From the 3rd of April until the 6th, the Moon phase will be Waxing gibbous, which means its visibility will increase to 97%.
We will see the Full Moon of the month for the next two days, with 100% visibility. From the 9th of April, the Moon starts the Waning gibbous phase. It will last until the 13th, and its light will decrease.
The Last Quarter will last four days until the 16th. The visibility will decrease to 35%. In the next phase, it’s the Waning crescent. Until the 20th of April, the visibility will drop to 7%.
The New Moon will last four nights, until the 24th. The minimum visibility will be at 0.35% on the third night. At this point, the Moon starts increasing its light. The Waxing crescent phase will end on the 28th, with the maximum visibility of 27%.
On the last two nights of April, the Moon will be at the First Quarter phase, and it will be 47% illuminated.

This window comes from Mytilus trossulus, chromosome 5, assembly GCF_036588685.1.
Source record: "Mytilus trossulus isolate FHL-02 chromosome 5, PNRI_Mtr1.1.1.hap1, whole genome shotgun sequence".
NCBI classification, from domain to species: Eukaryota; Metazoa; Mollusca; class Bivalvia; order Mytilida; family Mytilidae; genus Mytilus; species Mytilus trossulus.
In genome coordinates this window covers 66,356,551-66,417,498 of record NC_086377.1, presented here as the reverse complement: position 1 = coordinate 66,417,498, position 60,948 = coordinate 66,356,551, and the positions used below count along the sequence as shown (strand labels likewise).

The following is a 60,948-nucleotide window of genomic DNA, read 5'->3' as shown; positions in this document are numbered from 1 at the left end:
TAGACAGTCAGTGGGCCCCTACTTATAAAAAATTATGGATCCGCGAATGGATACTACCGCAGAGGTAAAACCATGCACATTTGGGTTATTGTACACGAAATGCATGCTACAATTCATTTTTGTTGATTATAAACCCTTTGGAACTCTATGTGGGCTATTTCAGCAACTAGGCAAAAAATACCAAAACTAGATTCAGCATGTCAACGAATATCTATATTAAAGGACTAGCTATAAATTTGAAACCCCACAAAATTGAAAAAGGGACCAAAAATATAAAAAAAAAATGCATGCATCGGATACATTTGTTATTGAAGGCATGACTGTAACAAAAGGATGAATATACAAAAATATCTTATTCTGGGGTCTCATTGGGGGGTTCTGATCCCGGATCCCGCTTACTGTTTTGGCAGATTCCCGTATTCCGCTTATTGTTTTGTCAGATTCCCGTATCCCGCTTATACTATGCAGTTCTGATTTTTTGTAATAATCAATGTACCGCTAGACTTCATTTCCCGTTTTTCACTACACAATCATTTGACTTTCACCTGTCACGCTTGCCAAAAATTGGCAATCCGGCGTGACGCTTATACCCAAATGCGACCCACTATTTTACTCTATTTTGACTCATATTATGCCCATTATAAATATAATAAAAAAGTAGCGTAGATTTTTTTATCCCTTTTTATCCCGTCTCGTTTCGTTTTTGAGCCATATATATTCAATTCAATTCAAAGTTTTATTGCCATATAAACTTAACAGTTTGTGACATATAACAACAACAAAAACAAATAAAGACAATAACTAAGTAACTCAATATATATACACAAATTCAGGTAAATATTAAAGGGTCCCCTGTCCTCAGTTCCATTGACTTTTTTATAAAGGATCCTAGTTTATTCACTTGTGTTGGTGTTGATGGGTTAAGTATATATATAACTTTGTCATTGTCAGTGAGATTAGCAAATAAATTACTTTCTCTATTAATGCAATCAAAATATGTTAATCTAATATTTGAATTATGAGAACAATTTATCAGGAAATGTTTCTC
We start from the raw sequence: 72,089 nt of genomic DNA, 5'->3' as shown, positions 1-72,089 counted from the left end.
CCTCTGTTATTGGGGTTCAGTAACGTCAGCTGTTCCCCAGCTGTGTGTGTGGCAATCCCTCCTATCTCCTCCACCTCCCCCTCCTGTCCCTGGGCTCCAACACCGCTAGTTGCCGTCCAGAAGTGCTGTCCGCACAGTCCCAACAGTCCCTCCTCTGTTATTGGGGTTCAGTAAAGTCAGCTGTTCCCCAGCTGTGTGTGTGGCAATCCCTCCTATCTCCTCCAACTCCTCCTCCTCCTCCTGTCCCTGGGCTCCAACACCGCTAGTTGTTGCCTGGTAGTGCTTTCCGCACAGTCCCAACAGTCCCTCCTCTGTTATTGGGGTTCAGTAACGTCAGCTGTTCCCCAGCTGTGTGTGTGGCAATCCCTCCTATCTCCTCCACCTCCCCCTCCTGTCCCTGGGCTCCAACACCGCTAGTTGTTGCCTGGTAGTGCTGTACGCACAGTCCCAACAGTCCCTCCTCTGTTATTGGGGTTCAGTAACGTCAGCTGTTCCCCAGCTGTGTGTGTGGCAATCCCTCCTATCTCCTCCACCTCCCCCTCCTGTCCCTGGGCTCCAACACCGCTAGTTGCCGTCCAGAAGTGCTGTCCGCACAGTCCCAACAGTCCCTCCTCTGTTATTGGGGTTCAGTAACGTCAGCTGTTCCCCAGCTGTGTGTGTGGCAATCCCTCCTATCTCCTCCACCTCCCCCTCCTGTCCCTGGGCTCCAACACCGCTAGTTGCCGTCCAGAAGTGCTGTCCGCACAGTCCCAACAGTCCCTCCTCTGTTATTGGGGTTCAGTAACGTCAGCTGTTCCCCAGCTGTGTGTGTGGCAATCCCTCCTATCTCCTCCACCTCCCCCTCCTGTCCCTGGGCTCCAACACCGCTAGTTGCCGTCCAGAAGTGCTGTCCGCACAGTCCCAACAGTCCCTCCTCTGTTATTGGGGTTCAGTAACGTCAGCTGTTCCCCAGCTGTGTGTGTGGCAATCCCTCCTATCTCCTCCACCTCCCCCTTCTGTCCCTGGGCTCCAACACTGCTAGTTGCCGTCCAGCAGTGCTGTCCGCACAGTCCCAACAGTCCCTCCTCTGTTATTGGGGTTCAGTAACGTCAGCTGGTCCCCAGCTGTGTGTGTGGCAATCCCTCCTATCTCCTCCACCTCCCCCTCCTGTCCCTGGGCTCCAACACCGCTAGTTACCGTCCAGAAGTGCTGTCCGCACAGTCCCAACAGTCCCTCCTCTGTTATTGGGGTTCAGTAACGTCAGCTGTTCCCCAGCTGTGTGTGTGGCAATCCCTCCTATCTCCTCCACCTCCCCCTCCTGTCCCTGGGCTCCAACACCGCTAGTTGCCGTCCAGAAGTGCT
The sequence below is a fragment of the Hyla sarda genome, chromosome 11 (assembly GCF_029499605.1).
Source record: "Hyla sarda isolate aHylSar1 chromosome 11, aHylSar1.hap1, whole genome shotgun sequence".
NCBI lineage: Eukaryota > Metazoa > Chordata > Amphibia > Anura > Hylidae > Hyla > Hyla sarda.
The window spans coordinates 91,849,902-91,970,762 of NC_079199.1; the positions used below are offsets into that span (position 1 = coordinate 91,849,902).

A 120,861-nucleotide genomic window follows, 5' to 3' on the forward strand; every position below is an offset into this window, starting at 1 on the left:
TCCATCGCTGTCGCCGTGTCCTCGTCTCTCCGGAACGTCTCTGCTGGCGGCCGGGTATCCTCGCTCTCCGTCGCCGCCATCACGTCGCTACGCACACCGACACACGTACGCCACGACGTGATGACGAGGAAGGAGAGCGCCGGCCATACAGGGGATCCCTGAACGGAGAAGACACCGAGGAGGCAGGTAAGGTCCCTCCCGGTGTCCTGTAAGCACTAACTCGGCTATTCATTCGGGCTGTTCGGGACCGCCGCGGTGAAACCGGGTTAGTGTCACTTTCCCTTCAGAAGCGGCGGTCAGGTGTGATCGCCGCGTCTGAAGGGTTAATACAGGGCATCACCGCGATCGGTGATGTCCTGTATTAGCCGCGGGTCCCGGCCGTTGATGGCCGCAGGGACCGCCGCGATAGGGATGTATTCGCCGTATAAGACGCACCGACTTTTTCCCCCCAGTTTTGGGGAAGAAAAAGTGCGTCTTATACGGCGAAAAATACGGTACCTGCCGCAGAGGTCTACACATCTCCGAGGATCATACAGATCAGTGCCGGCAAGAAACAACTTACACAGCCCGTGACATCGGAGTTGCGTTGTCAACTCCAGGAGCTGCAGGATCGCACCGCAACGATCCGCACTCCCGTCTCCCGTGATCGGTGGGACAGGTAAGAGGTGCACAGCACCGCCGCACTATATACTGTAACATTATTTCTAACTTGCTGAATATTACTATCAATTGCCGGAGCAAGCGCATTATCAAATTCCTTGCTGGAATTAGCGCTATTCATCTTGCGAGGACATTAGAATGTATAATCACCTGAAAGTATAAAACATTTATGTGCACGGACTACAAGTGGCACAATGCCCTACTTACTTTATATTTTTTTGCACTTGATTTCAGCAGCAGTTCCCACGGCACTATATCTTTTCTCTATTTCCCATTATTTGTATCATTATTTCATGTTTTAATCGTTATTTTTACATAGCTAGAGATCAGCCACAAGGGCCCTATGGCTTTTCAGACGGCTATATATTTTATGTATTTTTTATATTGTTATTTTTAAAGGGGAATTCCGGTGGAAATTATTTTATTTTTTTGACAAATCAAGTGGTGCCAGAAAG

The Difference Between a Full Moon and a Supermoon
A Super moon is not that different. The Moon orbits the Earth in an ellipse, which means at some point, the Moon’s center will move closer or farther from Earth. The closest point is called perigee, and the furthest point apogee.
When the full Moon coincides or occurs near to perigee, a Supermoon occurs. It seems slightly bigger and brighter. Usually, the difference is so small it’s hard to notice it with the naked eye.
Is April’s Full Moon a Supermoon?
On the 7th of April, the Moon will be at its closest point to the Earth. The distance between our planet and the Moon will be 221,772 miles (356,907 kilometers). The Moon will turn full only 8 hours and 35 minuter later.
That’s why this Full Moon will not only be a regular supermoon, but it will be the biggest Supermoon of the year. Every Supermoon comes with stronger weather events and bigger ocean tides.
The Supermoon’s first name was Perigean Full Moon, and the astrologers and astronomers started to study them in the late ’70s.
What are the Full Moons of 2020?
In 2020 we have 13 full moons. Here are the dates and names:
- The full wolf moon – 10th of January
- The Full Snow Moon – 9th of February
- The full Worm moon – 9th of March
- The Full Pink Moon – 8th of April
- The Full Flower Moon – 7th of May
- The Full Strawberry Moon – 5th of June
- The Full Buck Moon – 5th of July
- The Full Sturgeon Moon – 3rd of August
- The Full Corn Moon – 2nd of September
- Full Hunter’s Moon – 1st of October
- The Full Blue Moon – 31st of October
- The Full Beavers’ Moon – 30th of November